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Originally posted by Xterrain
reply to post by hardamber
The level of ignorance on here sometimes, blows my mind. This happens to be one of those times. Do you, or anyone else on here screaming 'Betelgeuse' or 'Second Sun' think that China has a different view point of the sun than you do? That sun you see in the sky everyday, everyone on the planet sees that sun. Every. Day. If you believe otherwise, then you ought to also know the Earth is flat, gravity only applies to apples, and the sun orbits the Earth...and specifically, my house, is the center of the universe.
Originally posted by Unity_99
Personally I liked zorgon's post on another thread, concerning someone else making a video of the same thing basically. He shows the difference between sundogs and odd occurrences that are NOT typical sundogs:
www.abovetopsecret.com...edit on 4-3-2011 by Unity_99 because: (no reason given)
You will almost never see the full moon and the Sun at the same time. The reason for this is that all the planets, Moon and the Sun lie in a plane in the sky called the ecliptic and this plane is tilted to the Earth's equator by about 23.5 degrees. On full moon day, the Moon and the Sun are roughly (not exactly) on opposite sides of Earth]. Hence, if the Sun is at a declination of 23.5 degrees (which it will be close to summer) in the constellation of Gemini, then the Moon will be at a declination of -23.5 degrees in the constellation of Sagittarius. Places on the Earth north of 66.5 degrees will never see the part of the ecliptic that is in Sagittarius (even though some parts of the constellation that are above the declination of -23.5 degrees may be seen depending on the latitude of the place). Hence, if you are at a latitude of say 80 degrees, the Sun will be above the sky all day during summer and the Moon will never rise during full moon. However, the Moon's orbit is inclined to the ecliptic by about 5 degrees which is the reason why we do not see a solar eclipse during every new moon. Hence at latitudes close to 66.5 degrees, one might be able to see the Sun and the full moon for a very short time simultaneously if the geometry of the Moon is just right. However, the Sun and the full moon will be on opposite portions of the sky and so nobody will be able to photograph it unless there is an exceptional camera that can take a picture of the entire sky.edit on 4-3-2011 by theabsolutetruth because: (no reason given)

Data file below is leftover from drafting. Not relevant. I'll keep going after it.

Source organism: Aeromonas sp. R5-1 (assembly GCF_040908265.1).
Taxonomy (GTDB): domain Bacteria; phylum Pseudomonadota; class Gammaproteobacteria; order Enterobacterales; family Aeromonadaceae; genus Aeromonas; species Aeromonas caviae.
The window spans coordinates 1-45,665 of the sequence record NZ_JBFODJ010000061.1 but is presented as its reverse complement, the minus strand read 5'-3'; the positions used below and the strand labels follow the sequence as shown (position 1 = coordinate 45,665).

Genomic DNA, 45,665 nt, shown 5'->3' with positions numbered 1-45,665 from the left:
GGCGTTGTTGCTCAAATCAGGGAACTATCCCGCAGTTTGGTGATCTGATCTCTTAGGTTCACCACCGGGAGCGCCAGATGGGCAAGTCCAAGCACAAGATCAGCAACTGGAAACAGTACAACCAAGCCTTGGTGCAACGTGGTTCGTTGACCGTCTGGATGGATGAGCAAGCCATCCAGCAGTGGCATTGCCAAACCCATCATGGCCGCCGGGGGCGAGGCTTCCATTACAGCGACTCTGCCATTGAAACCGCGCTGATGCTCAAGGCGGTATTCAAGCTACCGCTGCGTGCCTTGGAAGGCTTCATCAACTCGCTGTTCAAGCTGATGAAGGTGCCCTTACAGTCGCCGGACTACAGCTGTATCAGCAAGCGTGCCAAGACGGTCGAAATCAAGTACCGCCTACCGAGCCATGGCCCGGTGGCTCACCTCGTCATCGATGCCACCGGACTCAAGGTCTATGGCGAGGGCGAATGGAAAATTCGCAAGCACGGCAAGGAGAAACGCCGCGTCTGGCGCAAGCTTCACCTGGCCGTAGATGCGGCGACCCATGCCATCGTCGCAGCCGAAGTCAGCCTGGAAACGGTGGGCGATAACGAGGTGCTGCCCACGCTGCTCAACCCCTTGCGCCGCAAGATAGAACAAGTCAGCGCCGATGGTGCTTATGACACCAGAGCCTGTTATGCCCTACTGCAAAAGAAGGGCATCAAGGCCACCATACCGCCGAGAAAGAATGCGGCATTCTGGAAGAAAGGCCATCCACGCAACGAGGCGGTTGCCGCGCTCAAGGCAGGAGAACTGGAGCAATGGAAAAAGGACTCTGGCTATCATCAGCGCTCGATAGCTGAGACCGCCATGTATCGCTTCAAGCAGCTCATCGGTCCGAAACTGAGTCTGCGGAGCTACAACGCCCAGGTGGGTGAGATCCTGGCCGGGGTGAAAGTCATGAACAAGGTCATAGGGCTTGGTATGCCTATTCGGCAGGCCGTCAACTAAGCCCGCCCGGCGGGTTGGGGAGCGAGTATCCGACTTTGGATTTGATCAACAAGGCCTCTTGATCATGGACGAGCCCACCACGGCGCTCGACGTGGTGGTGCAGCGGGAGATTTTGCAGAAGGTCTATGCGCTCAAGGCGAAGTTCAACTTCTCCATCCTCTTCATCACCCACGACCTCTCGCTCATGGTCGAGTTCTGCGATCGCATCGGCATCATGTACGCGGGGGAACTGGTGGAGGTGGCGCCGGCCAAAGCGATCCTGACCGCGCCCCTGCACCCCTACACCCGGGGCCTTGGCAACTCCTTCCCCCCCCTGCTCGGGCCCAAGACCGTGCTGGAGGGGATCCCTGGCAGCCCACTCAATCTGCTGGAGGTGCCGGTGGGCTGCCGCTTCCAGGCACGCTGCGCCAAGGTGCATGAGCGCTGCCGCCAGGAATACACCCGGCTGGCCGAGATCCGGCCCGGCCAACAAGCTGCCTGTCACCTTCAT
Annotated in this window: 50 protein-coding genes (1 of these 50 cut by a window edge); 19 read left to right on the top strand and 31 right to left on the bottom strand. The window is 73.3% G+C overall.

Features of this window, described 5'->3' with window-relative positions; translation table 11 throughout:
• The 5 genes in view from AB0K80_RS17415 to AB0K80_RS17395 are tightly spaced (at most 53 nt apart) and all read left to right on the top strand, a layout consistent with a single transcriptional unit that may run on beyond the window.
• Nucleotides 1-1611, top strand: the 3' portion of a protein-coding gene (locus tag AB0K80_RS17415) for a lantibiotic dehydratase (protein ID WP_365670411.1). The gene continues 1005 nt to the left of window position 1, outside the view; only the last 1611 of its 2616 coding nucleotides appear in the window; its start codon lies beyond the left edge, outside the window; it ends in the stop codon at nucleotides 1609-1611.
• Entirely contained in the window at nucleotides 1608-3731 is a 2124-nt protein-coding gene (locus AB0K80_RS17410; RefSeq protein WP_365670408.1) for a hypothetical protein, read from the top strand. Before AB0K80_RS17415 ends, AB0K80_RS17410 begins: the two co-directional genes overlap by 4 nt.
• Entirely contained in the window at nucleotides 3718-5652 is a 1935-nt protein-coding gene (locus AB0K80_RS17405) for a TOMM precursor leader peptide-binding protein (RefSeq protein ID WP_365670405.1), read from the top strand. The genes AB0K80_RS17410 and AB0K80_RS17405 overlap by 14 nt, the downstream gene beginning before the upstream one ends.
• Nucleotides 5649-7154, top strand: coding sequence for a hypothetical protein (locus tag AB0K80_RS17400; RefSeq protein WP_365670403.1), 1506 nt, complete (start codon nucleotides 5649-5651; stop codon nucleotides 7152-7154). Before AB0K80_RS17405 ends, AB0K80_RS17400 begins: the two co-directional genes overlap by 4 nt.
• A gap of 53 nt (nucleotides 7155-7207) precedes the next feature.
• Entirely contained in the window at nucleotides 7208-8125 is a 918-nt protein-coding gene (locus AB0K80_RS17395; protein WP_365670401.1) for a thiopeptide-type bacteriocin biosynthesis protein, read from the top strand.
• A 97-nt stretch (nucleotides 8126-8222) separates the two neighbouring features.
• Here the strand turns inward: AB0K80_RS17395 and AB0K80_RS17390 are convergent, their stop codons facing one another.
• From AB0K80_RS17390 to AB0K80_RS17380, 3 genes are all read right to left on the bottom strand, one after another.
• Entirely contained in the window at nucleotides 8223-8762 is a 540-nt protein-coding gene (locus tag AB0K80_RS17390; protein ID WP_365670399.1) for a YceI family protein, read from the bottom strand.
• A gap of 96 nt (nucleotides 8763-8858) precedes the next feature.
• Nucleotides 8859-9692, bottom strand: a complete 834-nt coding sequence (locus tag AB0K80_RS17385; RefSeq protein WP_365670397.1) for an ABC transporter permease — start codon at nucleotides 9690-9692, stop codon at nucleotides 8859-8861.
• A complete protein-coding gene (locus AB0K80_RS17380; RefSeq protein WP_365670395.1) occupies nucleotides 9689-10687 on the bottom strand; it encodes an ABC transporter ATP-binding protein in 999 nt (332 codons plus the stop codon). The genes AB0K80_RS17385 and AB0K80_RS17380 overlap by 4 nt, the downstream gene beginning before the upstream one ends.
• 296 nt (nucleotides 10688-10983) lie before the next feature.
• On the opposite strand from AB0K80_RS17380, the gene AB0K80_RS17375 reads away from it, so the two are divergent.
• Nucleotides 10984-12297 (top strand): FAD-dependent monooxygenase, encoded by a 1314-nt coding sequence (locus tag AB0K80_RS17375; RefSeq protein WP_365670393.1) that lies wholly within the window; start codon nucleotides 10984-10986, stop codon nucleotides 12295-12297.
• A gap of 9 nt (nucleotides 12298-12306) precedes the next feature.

Originally posted by theabsolutetruth
the thing I seen sooo wasn't a sundog